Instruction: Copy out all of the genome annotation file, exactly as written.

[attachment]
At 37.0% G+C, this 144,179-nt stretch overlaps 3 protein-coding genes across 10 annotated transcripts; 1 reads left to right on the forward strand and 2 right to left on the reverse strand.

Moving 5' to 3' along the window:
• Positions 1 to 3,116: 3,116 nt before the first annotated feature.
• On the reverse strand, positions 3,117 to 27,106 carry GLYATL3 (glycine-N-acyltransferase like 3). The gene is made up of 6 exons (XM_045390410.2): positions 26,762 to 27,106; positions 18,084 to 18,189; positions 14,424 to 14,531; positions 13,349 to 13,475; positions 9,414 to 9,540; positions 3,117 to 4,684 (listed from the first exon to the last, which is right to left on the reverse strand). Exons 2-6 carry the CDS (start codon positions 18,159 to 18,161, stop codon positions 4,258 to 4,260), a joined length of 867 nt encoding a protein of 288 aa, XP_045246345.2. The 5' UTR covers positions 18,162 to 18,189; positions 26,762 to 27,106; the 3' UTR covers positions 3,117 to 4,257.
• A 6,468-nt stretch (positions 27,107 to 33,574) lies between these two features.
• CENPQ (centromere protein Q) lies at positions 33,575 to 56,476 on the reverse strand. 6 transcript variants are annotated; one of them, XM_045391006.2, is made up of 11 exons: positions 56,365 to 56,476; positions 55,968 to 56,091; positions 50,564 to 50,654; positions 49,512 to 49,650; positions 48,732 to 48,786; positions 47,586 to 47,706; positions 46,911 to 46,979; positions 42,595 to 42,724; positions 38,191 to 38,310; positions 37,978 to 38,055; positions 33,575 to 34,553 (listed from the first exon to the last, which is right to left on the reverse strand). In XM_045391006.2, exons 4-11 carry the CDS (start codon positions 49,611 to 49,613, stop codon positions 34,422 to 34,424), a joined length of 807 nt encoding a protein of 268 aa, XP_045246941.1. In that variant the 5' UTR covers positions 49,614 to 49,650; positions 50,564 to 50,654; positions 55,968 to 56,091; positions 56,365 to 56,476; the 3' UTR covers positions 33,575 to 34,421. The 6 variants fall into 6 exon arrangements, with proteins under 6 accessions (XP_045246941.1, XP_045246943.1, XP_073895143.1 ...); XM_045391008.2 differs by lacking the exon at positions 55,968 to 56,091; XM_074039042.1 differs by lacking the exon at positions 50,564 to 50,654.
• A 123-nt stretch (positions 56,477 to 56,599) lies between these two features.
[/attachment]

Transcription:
At 37.0% G+C, this 144,179-nt stretch overlaps 3 protein-coding genes across 10 annotated transcripts; 1 reads left to right on the forward strand and 2 right to left on the reverse strand.

Moving 5' to 3' along the window:
• Positions 1 to 3,116: 3,116 nt before the first annotated feature.
• On the reverse strand, positions 3,117 to 27,106 carry GLYATL3 (glycine-N-acyltransferase like 3). The gene is made up of 6 exons (XM_045390410.2): positions 26,762 to 27,106; positions 18,084 to 18,189; positions 14,424 to 14,531; positions 13,349 to 13,475; positions 9,414 to 9,540; positions 3,117 to 4,684 (listed from the first exon to the last, which is right to left on the reverse strand). Exons 2-6 carry the CDS (start codon positions 18,159 to 18,161, stop codon positions 4,258 to 4,260), a joined length of 867 nt encoding a protein of 288 aa, XP_045246345.2. The 5' UTR covers positions 18,162 to 18,189; positions 26,762 to 27,106; the 3' UTR covers positions 3,117 to 4,257.
• A 6,468-nt stretch (positions 27,107 to 33,574) lies between these two features.
• CENPQ (centromere protein Q) lies at positions 33,575 to 56,476 on the reverse strand. 6 transcript variants are annotated; one of them, XM_045391006.2, is made up of 11 exons: positions 56,365 to 56,476; positions 55,968 to 56,091; positions 50,564 to 50,654; positions 49,512 to 49,650; positions 48,732 to 48,786; positions 47,586 to 47,706; positions 46,911 to 46,979; positions 42,595 to 42,724; positions 38,191 to 38,310; positions 37,978 to 38,055; positions 33,575 to 34,553 (listed from the first exon to the last, which is right to left on the reverse strand). In XM_045391006.2, exons 4-11 carry the CDS (start codon positions 49,611 to 49,613, stop codon positions 34,422 to 34,424), a joined length of 807 nt encoding a protein of 268 aa, XP_045246941.1. In that variant the 5' UTR covers positions 49,614 to 49,650; positions 50,564 to 50,654; positions 55,968 to 56,091; positions 56,365 to 56,476; the 3' UTR covers positions 33,575 to 34,421. The 6 variants fall into 6 exon arrangements, with proteins under 6 accessions (XP_045246941.1, XP_045246943.1, XP_073895143.1 ...); XM_045391008.2 differs by lacking the exon at positions 55,968 to 56,091; XM_074039042.1 differs by lacking the exon at positions 50,564 to 50,654.
• A 123-nt stretch (positions 56,477 to 56,599) lies between these two features.